Something Duolingo didn't teach us....
- Strong, weak and mixed inflections for adjectives.
There are tables on the internet:
I still don't get it. It's too complicated. What case is this sentence? Isn't it nominative?
Yes, it is nominative.
And it uses the mixed inflection, because there is "kein" before the adjective, so "kein" gets the standard plural inflection "keine" and the adjective takes the mixed inflection "grünen" shown in this table: http://en.wikipedia.org/wiki/German_declension#Mixed_inflection.5B6.5D
They do/will, 8 to 9 rows down I think, adjectives Nominative/accusative/dative. but the point is well taken
It teaches this in the information found at the bottom of the "Colours" unit.
View in a web browser. You should be able to do this on most smartphones if a PC is not available.
Theu should show that on the app as well. I don't see where's the difficulty. It's just static text.
Agreed! I didn't even know Duo provides information as I've only been using the app from day 1
Forget the "mixed" form: just learn strong and weak. Keine is strong here, because it has the der/dieser ending. Therefore grün has to take the weak plural ending.
When the determiner is strong, the adjective is weak. When the determiner is weak or absent, the adjective is strong. This is a much easier rule to memorize, and it is more general too. (E.g. it explains Zwei grüne Knöpfe.)
"Keine is strong here, because it has the der/dieser ending." What do you mean by that ?
The "der/dieser ending" is "the ending that der (or dieser) would have if it were in front of the noun in this sentence". In this sentence we have the plural of "buttons" (Knöpfe), simply in nominative case. So, if we were going to put der in front of it, it would need to be die like all plurals in nominative case (that is, it would need to have the -e ending). Note that this 'ending' (-e) is the same as the ending on keine. When this happens (when the ending of the first thing in front of the noun has the same ending that der/die/das/den/etc. would have if it were there), we say that the word with the matching ending is declined strongly.
...That sounds rather confusing, but I tried to avoid too much technical terminology.
An example of when kein would be weak would be: Kein grüner Knopf ("No green button"). In this example, "button" is now singular, so we'd need der in front of it (with the -er ending). But kein doesn't have an -er ending (because that's how it works), so it doesn't 'have the der/dieser ending', and so it is not 'strong' - we can say it is declined weakly. The implication of this is that the following adjective must 'step up' to have the 'strong' ending - and so it becomes grüner.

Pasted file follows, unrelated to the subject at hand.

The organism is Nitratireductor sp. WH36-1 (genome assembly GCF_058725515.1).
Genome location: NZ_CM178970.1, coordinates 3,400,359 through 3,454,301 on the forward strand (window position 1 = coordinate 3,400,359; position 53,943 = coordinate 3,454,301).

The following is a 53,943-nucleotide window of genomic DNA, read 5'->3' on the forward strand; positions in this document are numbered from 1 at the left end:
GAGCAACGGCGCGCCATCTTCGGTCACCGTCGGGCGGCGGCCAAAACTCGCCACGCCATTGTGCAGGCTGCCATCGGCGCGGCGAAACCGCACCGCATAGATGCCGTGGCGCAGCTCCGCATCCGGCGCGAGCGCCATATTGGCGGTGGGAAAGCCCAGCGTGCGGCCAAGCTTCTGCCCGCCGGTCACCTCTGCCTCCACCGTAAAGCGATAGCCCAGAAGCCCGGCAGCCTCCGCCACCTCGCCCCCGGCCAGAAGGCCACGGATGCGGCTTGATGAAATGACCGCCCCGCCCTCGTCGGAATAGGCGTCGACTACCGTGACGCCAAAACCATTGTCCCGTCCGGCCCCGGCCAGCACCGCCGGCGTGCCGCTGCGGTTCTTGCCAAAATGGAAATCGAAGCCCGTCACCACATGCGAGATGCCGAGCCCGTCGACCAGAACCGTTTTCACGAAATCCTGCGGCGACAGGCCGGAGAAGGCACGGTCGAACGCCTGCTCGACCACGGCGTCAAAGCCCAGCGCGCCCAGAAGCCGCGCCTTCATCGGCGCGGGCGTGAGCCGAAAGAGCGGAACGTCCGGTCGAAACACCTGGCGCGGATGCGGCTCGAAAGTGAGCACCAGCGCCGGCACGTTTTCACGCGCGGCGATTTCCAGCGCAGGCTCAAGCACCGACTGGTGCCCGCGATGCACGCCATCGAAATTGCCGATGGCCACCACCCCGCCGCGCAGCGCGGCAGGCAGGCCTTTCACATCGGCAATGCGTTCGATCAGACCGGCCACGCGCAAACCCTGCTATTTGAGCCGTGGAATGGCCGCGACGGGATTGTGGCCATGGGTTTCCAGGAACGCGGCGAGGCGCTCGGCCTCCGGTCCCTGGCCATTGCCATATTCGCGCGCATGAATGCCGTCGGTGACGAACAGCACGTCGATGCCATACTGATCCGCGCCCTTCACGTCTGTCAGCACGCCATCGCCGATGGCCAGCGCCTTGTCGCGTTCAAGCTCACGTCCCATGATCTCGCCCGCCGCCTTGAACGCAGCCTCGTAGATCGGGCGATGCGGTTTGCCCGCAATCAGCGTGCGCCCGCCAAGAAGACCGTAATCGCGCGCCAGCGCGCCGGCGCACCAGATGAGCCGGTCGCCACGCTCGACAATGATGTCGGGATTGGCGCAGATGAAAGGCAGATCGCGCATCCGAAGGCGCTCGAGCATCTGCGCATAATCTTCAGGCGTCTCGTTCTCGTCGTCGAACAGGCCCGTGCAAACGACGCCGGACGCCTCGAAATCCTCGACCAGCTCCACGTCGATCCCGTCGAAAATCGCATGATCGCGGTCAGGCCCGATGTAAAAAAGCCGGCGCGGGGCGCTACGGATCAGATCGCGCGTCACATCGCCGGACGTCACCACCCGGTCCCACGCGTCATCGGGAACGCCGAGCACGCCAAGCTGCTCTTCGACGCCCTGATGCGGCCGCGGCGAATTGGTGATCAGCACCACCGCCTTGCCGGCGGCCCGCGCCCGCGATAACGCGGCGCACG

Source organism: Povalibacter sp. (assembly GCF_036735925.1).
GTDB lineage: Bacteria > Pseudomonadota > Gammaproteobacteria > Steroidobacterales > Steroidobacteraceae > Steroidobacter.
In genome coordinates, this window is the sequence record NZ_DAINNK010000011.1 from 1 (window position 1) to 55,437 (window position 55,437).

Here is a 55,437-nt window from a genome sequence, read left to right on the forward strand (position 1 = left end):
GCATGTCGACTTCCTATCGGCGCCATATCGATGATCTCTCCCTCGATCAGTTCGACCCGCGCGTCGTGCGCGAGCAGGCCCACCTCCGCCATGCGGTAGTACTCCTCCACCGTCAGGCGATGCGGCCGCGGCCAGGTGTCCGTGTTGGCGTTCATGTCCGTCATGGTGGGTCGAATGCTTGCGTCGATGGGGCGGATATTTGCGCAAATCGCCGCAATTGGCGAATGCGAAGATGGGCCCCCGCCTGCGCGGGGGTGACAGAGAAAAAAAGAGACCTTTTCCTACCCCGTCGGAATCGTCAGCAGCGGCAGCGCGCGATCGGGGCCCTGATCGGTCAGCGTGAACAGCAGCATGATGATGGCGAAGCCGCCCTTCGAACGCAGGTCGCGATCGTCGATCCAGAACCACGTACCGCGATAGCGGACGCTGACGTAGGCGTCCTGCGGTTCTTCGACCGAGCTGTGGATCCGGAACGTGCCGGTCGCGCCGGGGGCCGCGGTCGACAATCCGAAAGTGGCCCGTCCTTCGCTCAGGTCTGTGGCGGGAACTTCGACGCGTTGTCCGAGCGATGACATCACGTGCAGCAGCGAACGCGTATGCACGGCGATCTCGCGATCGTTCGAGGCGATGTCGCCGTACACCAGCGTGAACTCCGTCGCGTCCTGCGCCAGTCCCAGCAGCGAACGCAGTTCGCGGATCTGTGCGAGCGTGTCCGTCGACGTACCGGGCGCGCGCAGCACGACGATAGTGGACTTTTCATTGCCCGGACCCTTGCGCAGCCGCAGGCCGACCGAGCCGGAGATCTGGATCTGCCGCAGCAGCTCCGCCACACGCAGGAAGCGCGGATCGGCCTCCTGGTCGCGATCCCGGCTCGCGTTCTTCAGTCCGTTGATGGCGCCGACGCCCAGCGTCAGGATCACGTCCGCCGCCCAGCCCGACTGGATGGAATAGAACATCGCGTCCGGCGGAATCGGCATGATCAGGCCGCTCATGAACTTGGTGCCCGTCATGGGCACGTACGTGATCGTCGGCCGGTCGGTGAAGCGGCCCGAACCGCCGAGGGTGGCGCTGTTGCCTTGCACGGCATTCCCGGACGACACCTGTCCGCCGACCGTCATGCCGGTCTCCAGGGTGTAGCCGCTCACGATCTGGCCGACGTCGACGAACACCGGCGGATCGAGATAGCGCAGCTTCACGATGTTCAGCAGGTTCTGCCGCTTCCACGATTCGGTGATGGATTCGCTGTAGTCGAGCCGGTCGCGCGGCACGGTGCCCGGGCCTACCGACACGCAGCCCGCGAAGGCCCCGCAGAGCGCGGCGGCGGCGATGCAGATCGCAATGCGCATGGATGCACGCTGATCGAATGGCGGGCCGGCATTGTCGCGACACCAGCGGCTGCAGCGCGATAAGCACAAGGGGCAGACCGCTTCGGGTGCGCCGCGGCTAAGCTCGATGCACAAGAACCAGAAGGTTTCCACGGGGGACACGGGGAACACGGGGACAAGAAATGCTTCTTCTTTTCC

Why not Nein? If you go word for word you get "not a green buttons" I am confused
I think Nein is only sued as a yes no question answer, Kein/e/en/etc are used when saying "no noun".
I think you might be able to say "Nein ist die Antwort" since we aren't modifying a noun, actually Nein is the noun here. So I guess Nein is only used when it is a noun or an answer to a yes/no question.
Because (I think) it is an alternate use of the word 'no' in English in this instance. 'No' here does not directly translate as 'nein'. Nein does not have the same alternate use/ meaning. What is really being said is there are none.
This a mixed declension of nominative plural noun. Therefore, the ending on grun should be grun-en.
See the link posted at the top of these comments for more help.
No, I believe this is the nominative form. There are no dative prepositions and no indirect objects.
Because indefinite article, nominative, plural is keine not keinen, whereas if we look at the mixed inflection adjective endings tables, all adjectives need -en in the plural.
Unless there's no article or possessive pronoun. Then it only takes -e, via strong inflection.
Oh... I see! I got mixed up because in my adjective tables, the word Klein was used, similar to kein, and thus I forgot that kein is not an adjective. Oups. Ouf, still a lot to do to memorize all this! Thank you!
Ein , kein - indefinite articles Mein , dein - pocessive pronouns ..take Mixed inflection .
What is the word for buttons that are not clothing related? Like "Don't push the red button!", buttons on an elevator etc.
I google image searched Knöpfe and it was all clothing buttons.